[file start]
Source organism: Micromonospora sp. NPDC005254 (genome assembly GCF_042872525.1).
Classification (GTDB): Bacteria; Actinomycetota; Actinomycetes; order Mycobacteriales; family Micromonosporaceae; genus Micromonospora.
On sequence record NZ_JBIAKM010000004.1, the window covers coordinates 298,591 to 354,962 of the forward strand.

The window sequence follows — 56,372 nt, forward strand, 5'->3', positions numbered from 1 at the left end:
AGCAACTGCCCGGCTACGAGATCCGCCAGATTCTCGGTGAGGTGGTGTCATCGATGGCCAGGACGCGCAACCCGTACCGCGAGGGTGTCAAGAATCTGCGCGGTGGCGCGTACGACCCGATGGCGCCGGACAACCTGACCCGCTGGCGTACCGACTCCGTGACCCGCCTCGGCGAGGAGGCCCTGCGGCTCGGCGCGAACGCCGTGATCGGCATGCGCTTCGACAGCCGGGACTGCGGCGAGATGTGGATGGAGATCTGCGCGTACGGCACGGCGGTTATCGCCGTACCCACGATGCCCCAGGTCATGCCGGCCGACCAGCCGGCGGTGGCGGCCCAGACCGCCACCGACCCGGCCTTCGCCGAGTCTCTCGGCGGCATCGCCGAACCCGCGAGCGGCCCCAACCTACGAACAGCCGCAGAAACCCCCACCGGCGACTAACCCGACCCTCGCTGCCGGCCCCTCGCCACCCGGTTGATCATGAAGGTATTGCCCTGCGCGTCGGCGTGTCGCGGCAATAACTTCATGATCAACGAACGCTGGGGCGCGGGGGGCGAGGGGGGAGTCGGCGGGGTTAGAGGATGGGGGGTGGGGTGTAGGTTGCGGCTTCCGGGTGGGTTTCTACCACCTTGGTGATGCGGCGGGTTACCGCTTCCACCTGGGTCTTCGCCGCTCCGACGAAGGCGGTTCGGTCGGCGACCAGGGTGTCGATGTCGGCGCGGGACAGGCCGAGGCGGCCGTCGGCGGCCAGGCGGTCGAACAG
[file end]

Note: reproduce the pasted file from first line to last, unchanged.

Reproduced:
Source organism: Micromonospora sp. NPDC005254 (genome assembly GCF_042872525.1).
Classification (GTDB): Bacteria; Actinomycetota; Actinomycetes; order Mycobacteriales; family Micromonosporaceae; genus Micromonospora.
On sequence record NZ_JBIAKM010000004.1, the window covers coordinates 298,591 to 354,962 of the forward strand.

The window sequence follows — 56,372 nt, forward strand, 5'->3', positions numbered from 1 at the left end:
AGCAACTGCCCGGCTACGAGATCCGCCAGATTCTCGGTGAGGTGGTGTCATCGATGGCCAGGACGCGCAACCCGTACCGCGAGGGTGTCAAGAATCTGCGCGGTGGCGCGTACGACCCGATGGCGCCGGACAACCTGACCCGCTGGCGTACCGACTCCGTGACCCGCCTCGGCGAGGAGGCCCTGCGGCTCGGCGCGAACGCCGTGATCGGCATGCGCTTCGACAGCCGGGACTGCGGCGAGATGTGGATGGAGATCTGCGCGTACGGCACGGCGGTTATCGCCGTACCCACGATGCCCCAGGTCATGCCGGCCGACCAGCCGGCGGTGGCGGCCCAGACCGCCACCGACCCGGCCTTCGCCGAGTCTCTCGGCGGCATCGCCGAACCCGCGAGCGGCCCCAACCTACGAACAGCCGCAGAAACCCCCACCGGCGACTAACCCGACCCTCGCTGCCGGCCCCTCGCCACCCGGTTGATCATGAAGGTATTGCCCTGCGCGTCGGCGTGTCGCGGCAATAACTTCATGATCAACGAACGCTGGGGCGCGGGGGGCGAGGGGGGAGTCGGCGGGGTTAGAGGATGGGGGGTGGGGTGTAGGTTGCGGCTTCCGGGTGGGTTTCTACCACCTTGGTGATGCGGCGGGTTACCGCTTCCACCTGGGTCTTCGCCGCTCCGACGAAGGCGGTTCGGTCGGCGACCAGGGTGTCGATGTCGGCGCGGGACAGGCCGAGGCGGCCGTCGGCGGCCAGGCGGTCGAACAG